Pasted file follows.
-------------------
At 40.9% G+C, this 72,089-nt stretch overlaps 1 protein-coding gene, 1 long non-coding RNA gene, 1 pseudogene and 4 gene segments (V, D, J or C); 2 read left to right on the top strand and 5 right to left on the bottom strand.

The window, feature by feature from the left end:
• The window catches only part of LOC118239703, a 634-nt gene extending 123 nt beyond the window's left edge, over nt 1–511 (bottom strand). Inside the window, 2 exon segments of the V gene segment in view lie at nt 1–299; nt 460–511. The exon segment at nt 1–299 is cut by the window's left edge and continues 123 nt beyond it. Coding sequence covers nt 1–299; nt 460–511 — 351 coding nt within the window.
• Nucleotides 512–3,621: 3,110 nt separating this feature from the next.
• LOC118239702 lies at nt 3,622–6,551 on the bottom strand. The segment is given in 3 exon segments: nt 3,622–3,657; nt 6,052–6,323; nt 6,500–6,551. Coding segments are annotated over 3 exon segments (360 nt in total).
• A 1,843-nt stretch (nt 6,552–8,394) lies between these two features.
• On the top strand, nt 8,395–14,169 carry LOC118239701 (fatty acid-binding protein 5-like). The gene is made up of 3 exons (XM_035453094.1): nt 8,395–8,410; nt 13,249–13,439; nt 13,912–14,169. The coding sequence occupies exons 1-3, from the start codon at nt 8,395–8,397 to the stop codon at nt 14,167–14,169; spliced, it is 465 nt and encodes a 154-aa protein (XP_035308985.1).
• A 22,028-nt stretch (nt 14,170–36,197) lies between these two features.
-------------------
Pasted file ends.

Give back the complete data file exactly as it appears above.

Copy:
At 40.9% G+C, this 72,089-nt stretch overlaps 1 protein-coding gene, 1 long non-coding RNA gene, 1 pseudogene and 4 gene segments (V, D, J or C); 2 read left to right on the top strand and 5 right to left on the bottom strand.

The window, feature by feature from the left end:
• The window catches only part of LOC118239703, a 634-nt gene extending 123 nt beyond the window's left edge, over nt 1–511 (bottom strand). Inside the window, 2 exon segments of the V gene segment in view lie at nt 1–299; nt 460–511. The exon segment at nt 1–299 is cut by the window's left edge and continues 123 nt beyond it. Coding sequence covers nt 1–299; nt 460–511 — 351 coding nt within the window.
• Nucleotides 512–3,621: 3,110 nt separating this feature from the next.
• LOC118239702 lies at nt 3,622–6,551 on the bottom strand. The segment is given in 3 exon segments: nt 3,622–3,657; nt 6,052–6,323; nt 6,500–6,551. Coding segments are annotated over 3 exon segments (360 nt in total).
• A 1,843-nt stretch (nt 6,552–8,394) lies between these two features.
• On the top strand, nt 8,395–14,169 carry LOC118239701 (fatty acid-binding protein 5-like). The gene is made up of 3 exons (XM_035453094.1): nt 8,395–8,410; nt 13,249–13,439; nt 13,912–14,169. The coding sequence occupies exons 1-3, from the start codon at nt 8,395–8,397 to the stop codon at nt 14,167–14,169; spliced, it is 465 nt and encodes a 154-aa protein (XP_035308985.1).
• A 22,028-nt stretch (nt 14,170–36,197) lies between these two features.